O'Regan, K.
04/01/2005

This article discusses some of the key differences in board behavior between nonprofit organizations and for-profit firms using a relatively new dataset from New York City nonprofits. We provide evidence on the broader role that nonprofit boards play for their organizations and then give some suggestive results on the relationship between board structure and composition, and individual board member performance. The results provide some evidence that the executive directors of nonprofits may use their power to push boards toward fundraising in place of monitoring activity. Using a fixed-effects framework, we also find no systematic relationship between board personal demographics and performance, although both tenure on a board and multiple board service do seem to matter.

Choices at a Critical Junction: New York's Mobility and Highway Infrastructure Needs for 2005-2010

Choices at a Critical Junction: New York's Mobility and Highway Infrastructure Needs for 2005-2010
Rudin Center for Transportation Policy and Management, NYU Robert F. Wagner Graduate School of Public Service, March

Schaller, B.
03/01/2005

The report is an analysis of the $17.4 billion capital budget currently proposed for the New York State Department of Transportation for the next five years, and in particular the $5.9 billion proposed for the downstate area. In its review of bridge and roadway trends, the study finds that the improvements in roadways and bridges achieved during the 1990's have begun to erode over the last few years, and the capital budget, as it is currently proposed, would fail to reverse the erosion. The report was written by Bruce Schaller, a Visiting Scholar at NYU Wagner's Rudin Center, who has experience in highway, transit and taxi issues in New York and nationally. Schaller has authored reports on East River bridge tolls, suburban transit access to Lower Manhattan, commuting and the growth of non-work travel in New York City, MTA fare policy and bus rapid transit and numerous other topics.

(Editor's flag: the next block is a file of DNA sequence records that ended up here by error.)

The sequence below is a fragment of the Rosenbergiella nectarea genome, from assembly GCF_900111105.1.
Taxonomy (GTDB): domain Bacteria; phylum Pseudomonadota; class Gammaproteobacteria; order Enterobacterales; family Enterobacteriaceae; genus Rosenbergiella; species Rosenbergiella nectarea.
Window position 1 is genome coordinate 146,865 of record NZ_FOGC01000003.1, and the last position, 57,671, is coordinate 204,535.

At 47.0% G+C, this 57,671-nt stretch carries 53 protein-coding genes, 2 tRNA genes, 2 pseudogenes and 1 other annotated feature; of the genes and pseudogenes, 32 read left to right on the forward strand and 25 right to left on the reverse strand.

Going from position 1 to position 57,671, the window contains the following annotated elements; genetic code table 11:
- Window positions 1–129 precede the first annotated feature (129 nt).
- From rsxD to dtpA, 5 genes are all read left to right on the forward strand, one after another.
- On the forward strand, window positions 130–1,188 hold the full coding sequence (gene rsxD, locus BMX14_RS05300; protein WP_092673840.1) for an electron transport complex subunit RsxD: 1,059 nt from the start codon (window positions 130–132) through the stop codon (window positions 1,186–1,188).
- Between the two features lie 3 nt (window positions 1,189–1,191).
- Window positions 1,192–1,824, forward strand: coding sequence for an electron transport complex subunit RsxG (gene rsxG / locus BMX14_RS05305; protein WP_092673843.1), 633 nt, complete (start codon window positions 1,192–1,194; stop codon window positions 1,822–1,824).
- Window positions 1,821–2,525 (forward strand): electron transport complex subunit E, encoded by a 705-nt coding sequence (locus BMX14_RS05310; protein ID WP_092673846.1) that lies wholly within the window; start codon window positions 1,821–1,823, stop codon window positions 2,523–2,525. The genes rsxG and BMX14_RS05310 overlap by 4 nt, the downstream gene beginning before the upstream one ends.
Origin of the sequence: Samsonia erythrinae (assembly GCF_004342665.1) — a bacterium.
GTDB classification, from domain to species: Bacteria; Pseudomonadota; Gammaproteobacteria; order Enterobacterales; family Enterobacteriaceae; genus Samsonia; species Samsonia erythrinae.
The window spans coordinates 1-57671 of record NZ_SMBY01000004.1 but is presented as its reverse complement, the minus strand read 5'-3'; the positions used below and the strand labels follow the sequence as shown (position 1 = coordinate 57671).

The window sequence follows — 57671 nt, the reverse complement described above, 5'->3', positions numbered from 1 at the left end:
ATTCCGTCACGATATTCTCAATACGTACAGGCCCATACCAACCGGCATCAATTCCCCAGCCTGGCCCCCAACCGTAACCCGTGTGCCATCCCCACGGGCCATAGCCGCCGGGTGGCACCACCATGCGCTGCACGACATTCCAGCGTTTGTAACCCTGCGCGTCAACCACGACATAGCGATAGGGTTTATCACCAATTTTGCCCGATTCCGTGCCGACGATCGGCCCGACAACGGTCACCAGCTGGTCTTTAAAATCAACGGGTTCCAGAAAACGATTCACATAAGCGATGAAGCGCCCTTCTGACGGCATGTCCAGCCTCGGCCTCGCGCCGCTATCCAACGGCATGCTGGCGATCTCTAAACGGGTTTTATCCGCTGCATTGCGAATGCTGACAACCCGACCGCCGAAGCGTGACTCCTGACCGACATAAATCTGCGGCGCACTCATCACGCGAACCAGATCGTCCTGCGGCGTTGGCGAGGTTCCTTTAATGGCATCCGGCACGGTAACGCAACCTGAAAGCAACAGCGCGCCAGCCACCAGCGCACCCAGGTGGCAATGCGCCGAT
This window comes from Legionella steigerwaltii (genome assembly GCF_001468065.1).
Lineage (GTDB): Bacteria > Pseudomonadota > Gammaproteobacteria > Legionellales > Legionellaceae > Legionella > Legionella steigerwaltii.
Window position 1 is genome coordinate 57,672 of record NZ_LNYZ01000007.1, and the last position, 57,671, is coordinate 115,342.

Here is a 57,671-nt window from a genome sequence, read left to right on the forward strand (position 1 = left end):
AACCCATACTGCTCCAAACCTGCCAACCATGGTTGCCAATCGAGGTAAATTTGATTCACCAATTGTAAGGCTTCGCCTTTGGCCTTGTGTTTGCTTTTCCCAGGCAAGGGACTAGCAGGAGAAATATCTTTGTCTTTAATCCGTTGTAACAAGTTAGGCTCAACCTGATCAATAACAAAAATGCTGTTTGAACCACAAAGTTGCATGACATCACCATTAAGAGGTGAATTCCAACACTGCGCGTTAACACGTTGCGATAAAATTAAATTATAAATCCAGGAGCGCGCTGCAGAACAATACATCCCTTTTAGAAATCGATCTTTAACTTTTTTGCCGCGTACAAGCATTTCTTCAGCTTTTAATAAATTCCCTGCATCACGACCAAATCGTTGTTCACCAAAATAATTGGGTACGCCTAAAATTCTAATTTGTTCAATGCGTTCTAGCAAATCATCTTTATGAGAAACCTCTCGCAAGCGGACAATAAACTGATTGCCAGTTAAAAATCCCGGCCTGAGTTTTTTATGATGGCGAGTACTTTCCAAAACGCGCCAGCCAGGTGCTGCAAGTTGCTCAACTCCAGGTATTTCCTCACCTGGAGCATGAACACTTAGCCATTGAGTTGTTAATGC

Contextual Competence: Multiple Manifestations Among Urban Adolescents

Contextual Competence: Multiple Manifestations Among Urban Adolescents
American Journal of Community Psychology. Mar Vol. 35, Iss. 1-2; p. 65

Pedersen, S., Seidman, E., Rivera, A., Allen, L. & Aber, J.L.
03/01/2005

The authors develop and validate multidimensional and contextual profiles of competence among low-income, urban, middle adolescents (N = 560). The assessment of contextual competence was based on youth self-reports of involvement, performance, and relationship quality in the peer, school, athletic, employment, religious, and cultural contexts. A principal components analysis of these engagement indices revealed the six expected components with the addition of a component labeled self-in-context. To identify holistic, multidimensional profiles of contextual competence, scores along the seven domains were cluster analyzed. Nine clusters emerged, each representing a distinct constellation of youth experience. Profiles were associated with demographic variables and youth adjustment. Profiles reflecting high engagement in two or more contexts predicted higher self-esteem and lower depression. In contrast, profiles marked by high engagement in the contexts of athletics or employment predicted more serious delinquency. The authors discuss the implications of these findings for future research and intervention.

Mass Transit Infrastructure and Urban Health

Mass Transit Infrastructure and Urban Health
Mass Transit Infrastructure and Urban Health, Journal of Urban Health, Vol. 82 (1) 2005, pp. 21-32.

Zimmerman, R.
03/01/2005